Chua K’a Massage Therapy

Chua K’a massage therapy is a technique developed by Oscar Ichazo. Its aim is to eliminate mental, emotional, and physical stress in the body through the concentrated use of ‘conscious realization’ and physical pressure. It is a three part bodywork holistic healing technique of releasing muscle tension and the cleansing and clearing of the emotions and mind. Chua K’a massage therapy is mainly used as a form of self-massage.

This practice is taught by certified teachers trained in the Arica Institute. Chua K’a is a self-performed profound massage therapy that helps body to develop to its optimal level of realization and sensitivity. The effect of life experience can generate networks of muscle pain and tension which are recollected fears. Tension can be relieved and heat and energy can be conveyed through the manipulation of the tissues. Psychic (emotional and mental) tension is released when physical tension is released.

According to Chua K’a therapy, the body is divided into 27 regions known as zones of karma, with each region connected to specific psychic fear manifestations, whose memory is held in these zones. The fear of death, for instance, can appear as “a feeling of weakness in the knees”; a feeling of revulsion may cause us to clench our jaws; shame can make our cheeks go red; or we may feel carrying the weight of the world on our shoulders.

A full massage of the body’s 27 zones equals to a complete Chua K’a procedure. This is followed by skin rolling, and finally, the use of the k’a stick. In the skin rolling technique, which was set up by Ichazo, the skin and its subcutaneous layers tissues are rolled over the deep structures, elevating the hypodermis and dermis off the deeper fascia. This method has been known to stimulate lymph drainage and blood circulation. These physical aspects of massage therapy are combined with a methodical practice of ‘conscious realization’ through the three-part Chua K’a method that directly applies the circulation of vital energy in the body, starting from the point in the lower stomach (known in martial arts and medicine as tan t’ien).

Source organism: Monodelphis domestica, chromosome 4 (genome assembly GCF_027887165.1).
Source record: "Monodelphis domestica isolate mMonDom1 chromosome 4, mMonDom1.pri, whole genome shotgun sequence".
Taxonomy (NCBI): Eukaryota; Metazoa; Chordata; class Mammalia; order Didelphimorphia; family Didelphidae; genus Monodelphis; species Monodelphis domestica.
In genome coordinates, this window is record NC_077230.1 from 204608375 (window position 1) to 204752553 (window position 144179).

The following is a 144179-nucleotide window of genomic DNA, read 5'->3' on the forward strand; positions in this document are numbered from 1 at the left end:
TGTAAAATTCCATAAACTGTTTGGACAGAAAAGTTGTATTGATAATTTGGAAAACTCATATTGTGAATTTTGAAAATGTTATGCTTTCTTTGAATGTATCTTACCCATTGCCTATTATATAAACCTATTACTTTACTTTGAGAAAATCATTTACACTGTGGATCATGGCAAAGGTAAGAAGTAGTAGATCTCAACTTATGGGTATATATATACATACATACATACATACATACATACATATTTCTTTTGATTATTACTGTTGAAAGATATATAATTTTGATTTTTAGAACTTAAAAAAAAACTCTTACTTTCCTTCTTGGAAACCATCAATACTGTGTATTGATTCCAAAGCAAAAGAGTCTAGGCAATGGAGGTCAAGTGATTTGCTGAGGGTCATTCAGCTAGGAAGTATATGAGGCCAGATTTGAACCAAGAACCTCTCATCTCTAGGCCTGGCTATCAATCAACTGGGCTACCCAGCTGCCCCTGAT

Chua K’a was first introduced in Chile in the 1960s, by Oscar Ichazo to a group of Chilean students and later on to Americans residing in Arica, Chile. When teaching Chua k’a Ichazo spoke of an ancient tale of Mongolian warriors who were believed to have found a way of curing bodily tension and pain that allowed them to fearlessly come back to battle. The same manner applies to Chua K’a in that the tension and/or pain as well as the concomitant psychic fear would be removed, enabling the person to live and approach life bereft of the constraints of these mental and physical distractions. No record or document exists that mentions or shows the use of Chua K’a before Ichazo.